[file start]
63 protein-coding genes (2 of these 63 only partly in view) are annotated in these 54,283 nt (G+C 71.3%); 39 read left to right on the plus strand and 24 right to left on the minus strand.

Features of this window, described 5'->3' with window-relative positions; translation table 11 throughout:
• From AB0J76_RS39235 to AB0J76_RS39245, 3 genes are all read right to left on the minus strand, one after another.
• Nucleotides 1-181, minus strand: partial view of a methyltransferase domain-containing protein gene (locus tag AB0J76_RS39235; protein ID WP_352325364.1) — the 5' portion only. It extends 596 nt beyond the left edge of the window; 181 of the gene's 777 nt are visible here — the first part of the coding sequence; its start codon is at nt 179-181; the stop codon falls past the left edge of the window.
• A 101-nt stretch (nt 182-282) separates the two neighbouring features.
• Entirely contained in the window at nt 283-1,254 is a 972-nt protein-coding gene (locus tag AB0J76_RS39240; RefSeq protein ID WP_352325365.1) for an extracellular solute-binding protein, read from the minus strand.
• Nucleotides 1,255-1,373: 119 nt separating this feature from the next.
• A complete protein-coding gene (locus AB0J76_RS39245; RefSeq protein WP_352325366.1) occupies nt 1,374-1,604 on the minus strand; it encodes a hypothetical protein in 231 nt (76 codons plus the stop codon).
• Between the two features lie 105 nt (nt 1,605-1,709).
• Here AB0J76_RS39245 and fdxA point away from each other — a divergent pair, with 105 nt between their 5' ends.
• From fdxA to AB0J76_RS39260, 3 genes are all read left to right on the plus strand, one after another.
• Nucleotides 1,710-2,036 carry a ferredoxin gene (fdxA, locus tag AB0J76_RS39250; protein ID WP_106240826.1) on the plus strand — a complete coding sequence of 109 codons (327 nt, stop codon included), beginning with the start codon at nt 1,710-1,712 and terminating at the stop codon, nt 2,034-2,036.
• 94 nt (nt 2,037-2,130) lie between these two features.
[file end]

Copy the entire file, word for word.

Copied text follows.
63 protein-coding genes (2 of these 63 only partly in view) are annotated in these 54,283 nt (G+C 71.3%); 39 read left to right on the plus strand and 24 right to left on the minus strand.

Features of this window, described 5'->3' with window-relative positions; translation table 11 throughout:
• From AB0J76_RS39235 to AB0J76_RS39245, 3 genes are all read right to left on the minus strand, one after another.
• Nucleotides 1-181, minus strand: partial view of a methyltransferase domain-containing protein gene (locus tag AB0J76_RS39235; protein ID WP_352325364.1) — the 5' portion only. It extends 596 nt beyond the left edge of the window; 181 of the gene's 777 nt are visible here — the first part of the coding sequence; its start codon is at nt 179-181; the stop codon falls past the left edge of the window.
• A 101-nt stretch (nt 182-282) separates the two neighbouring features.
• Entirely contained in the window at nt 283-1,254 is a 972-nt protein-coding gene (locus tag AB0J76_RS39240; RefSeq protein ID WP_352325365.1) for an extracellular solute-binding protein, read from the minus strand.
• Nucleotides 1,255-1,373: 119 nt separating this feature from the next.
• A complete protein-coding gene (locus AB0J76_RS39245; RefSeq protein WP_352325366.1) occupies nt 1,374-1,604 on the minus strand; it encodes a hypothetical protein in 231 nt (76 codons plus the stop codon).
• Between the two features lie 105 nt (nt 1,605-1,709).
• Here AB0J76_RS39245 and fdxA point away from each other — a divergent pair, with 105 nt between their 5' ends.
• From fdxA to AB0J76_RS39260, 3 genes are all read left to right on the plus strand, one after another.
• Nucleotides 1,710-2,036 carry a ferredoxin gene (fdxA, locus tag AB0J76_RS39250; protein ID WP_106240826.1) on the plus strand — a complete coding sequence of 109 codons (327 nt, stop codon included), beginning with the start codon at nt 1,710-1,712 and terminating at the stop codon, nt 2,034-2,036.
• 94 nt (nt 2,037-2,130) lie between these two features.